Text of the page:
bleary-eyed and hungry, and you can end up feeling deprived and frustrated. Here are a few breakfast-
Smoothies can be delicious, nutritious, and easy — blend things like frozen fruits, granola, nuts, and milk
substitutes. Use an immersion (stick) blender for easier cleanup.
Granola or muesli mixed with applesauce can be quite tasty
Plain oatmeal, whether instant or the hearty kind that takes a bit longer to cook, can be dressed up with
fruit, nuts, maple syrup, etc.
How do last night’s leftovers look to you? Cold (dairy-free) pizza for breakfast: it’s not just for college
students any more!
Grab a Luna bar and a piece of fresh fruit and you’re good to go
Flour tortillas filled with something yummy can hit the spot. Try spreading half of a tortilla with PB&J. Fold
the unspread half over, and grill very briefly for a gooey treat!
Bread — Often the best bets are “ethnic” breads like Italian or French. Thomas’ English Muffins have
dairy in them, but some store brand English muffins are “clean.” Natural Ovens breads are Kosher Parve,
as are some from Cobblestone Mill, and the bagels from Enjoy Life. Tortillas, pitas and bagels are almost
always dairy-free, but do check labels before buying. Remember to check the label on your breadcrumbs,
Ice cream — Ice cream itself, of course, is right out, as is sherbet (which is milk-based), but many sorbets
are “clean” (including Haagen-Dazs sorbets, even the fantastic chocolate flavor, although the label
cautions that there may be trace amounts of milk protein present), and there is a bounty of delicious ice
cream substitutes out there like Tofutti (See note on Tofutti), Rice Dream, Soy Delicious (See note on soy
below), etc. You’ll find the best selection at a health food store, but even my local grocery has started to
stock a few of them. My absolute favorite non-dairy treats, so good that I even eat them when I’m not
dairy-free, are the Rice Dream Pies — chocolate, vanilla, mint or mocha Rice Dream sandwiched between
two oatmeal cookies, all covered in chocolate. Utterly delicious! You can also make your own sorbet sort
of thing by freezing fruit, then putting it through a juicer or food processor. Peaches, plums and
nectarines work really well, and bananas give an almost ice cream-like result.
Cheese — To be honest, I have not personally found many supposedly “dairy-free” cheeses out there that
don’t contain casein, and the ones that are completely clean are usually pretty depressing. Nothing melts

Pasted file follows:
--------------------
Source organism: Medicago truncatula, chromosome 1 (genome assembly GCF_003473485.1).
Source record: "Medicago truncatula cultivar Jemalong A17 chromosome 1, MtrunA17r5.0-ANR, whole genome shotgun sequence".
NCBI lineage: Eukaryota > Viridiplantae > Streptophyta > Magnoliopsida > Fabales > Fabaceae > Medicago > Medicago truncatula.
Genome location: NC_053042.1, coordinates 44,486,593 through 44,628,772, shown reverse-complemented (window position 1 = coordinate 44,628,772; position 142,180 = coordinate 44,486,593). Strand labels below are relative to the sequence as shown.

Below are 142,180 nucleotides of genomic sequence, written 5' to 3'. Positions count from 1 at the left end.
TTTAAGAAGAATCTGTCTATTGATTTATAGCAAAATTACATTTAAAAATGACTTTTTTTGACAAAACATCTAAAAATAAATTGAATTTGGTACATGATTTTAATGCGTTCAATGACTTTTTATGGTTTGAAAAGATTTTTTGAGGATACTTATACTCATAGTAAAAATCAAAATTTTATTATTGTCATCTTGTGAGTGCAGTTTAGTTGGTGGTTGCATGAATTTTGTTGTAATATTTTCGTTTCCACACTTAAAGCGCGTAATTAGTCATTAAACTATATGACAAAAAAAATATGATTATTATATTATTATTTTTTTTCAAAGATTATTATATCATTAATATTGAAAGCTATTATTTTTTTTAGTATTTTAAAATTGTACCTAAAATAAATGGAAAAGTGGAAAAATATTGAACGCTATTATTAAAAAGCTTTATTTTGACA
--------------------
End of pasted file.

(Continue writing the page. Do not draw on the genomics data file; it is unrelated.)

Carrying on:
or gives a creamy mouth-feel like actual cheese. Some people swear by Chreese (from Road’s End
Organics) or Tofutti’s casein-free cheese substitutes (Tofutti’s cream cheese and sour cream substitutes
are also supposed to be quite passable, but see note on Tofutti), and some people have good luck with
cheese made from sheep’s milk, but I personally found it easiest to just give up cheese or cheese
pretenders for the duration. A nice parmesan substitute for the top of your spaghetti is toasted seasoned
fine dry breadcrumbs, but remember to check the label for dairy ingredients if you buy pre-made
breadcrumbs. (If you are desperate for something like cheese, you should check out The Uncheese
Cookbook.) Non-cow-based cheeses like chèvre or pecorino (or some kinds of feta) may or may not
bother your nursling — if you like them, you may want to try eating a bit and seeing if your baby reacts.
Cheese sauce — Bob’s Red Mill features two recipes for a cheesy sauce based on nutritional yeast on
their site — here & here.
Pizza — You can find dairy-free frozen pizza at a good health food store. Alternately, you may find that you
can continue to eat your regular pizza (either homemade or ordered in), if you just leave off the cheese.
Most pizza crust is dairy-free (although you should probably double-check with the guy at your local pizza
shop), and if you put on enough sauce and toppings (and maybe a nice generous drizzling of garlicky or
herb-flavored olive oil), it’s delicious and dairy-free. By the way, the little tubs of Papa John’s garlic sauce